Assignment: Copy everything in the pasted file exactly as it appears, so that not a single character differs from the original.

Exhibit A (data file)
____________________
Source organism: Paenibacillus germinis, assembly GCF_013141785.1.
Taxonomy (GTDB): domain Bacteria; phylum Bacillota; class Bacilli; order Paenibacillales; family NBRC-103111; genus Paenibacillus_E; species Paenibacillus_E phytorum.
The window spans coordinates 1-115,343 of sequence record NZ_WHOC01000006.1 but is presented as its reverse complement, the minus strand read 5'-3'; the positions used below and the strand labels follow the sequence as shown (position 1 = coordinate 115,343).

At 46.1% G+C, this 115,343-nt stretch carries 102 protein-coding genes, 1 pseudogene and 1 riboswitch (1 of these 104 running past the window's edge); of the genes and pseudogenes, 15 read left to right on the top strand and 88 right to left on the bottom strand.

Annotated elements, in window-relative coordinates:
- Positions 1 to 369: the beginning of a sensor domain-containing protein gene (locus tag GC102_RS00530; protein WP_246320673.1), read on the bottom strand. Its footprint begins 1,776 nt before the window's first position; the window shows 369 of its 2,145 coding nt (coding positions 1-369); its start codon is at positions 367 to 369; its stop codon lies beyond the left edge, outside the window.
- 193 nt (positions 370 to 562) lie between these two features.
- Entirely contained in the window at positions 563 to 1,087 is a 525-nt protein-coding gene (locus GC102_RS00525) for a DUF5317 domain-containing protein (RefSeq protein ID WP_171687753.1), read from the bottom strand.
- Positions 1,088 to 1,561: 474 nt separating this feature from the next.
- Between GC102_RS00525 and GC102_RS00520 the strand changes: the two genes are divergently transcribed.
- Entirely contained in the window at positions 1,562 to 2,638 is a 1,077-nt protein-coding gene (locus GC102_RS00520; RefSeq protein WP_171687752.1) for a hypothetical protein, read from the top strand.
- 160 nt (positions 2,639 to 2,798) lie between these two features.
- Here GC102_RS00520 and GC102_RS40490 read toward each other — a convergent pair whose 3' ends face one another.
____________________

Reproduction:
Source organism: Paenibacillus germinis, assembly GCF_013141785.1.
Taxonomy (GTDB): domain Bacteria; phylum Bacillota; class Bacilli; order Paenibacillales; family NBRC-103111; genus Paenibacillus_E; species Paenibacillus_E phytorum.
The window spans coordinates 1-115,343 of sequence record NZ_WHOC01000006.1 but is presented as its reverse complement, the minus strand read 5'-3'; the positions used below and the strand labels follow the sequence as shown (position 1 = coordinate 115,343).

At 46.1% G+C, this 115,343-nt stretch carries 102 protein-coding genes, 1 pseudogene and 1 riboswitch (1 of these 104 running past the window's edge); of the genes and pseudogenes, 15 read left to right on the top strand and 88 right to left on the bottom strand.

Annotated elements, in window-relative coordinates:
- Positions 1 to 369: the beginning of a sensor domain-containing protein gene (locus tag GC102_RS00530; protein WP_246320673.1), read on the bottom strand. Its footprint begins 1,776 nt before the window's first position; the window shows 369 of its 2,145 coding nt (coding positions 1-369); its start codon is at positions 367 to 369; its stop codon lies beyond the left edge, outside the window.
- 193 nt (positions 370 to 562) lie between these two features.
- Entirely contained in the window at positions 563 to 1,087 is a 525-nt protein-coding gene (locus GC102_RS00525) for a DUF5317 domain-containing protein (RefSeq protein ID WP_171687753.1), read from the bottom strand.
- Positions 1,088 to 1,561: 474 nt separating this feature from the next.
- Between GC102_RS00525 and GC102_RS00520 the strand changes: the two genes are divergently transcribed.
- Entirely contained in the window at positions 1,562 to 2,638 is a 1,077-nt protein-coding gene (locus GC102_RS00520; RefSeq protein WP_171687752.1) for a hypothetical protein, read from the top strand.
- 160 nt (positions 2,639 to 2,798) lie between these two features.
- Here GC102_RS00520 and GC102_RS40490 read toward each other — a convergent pair whose 3' ends face one another.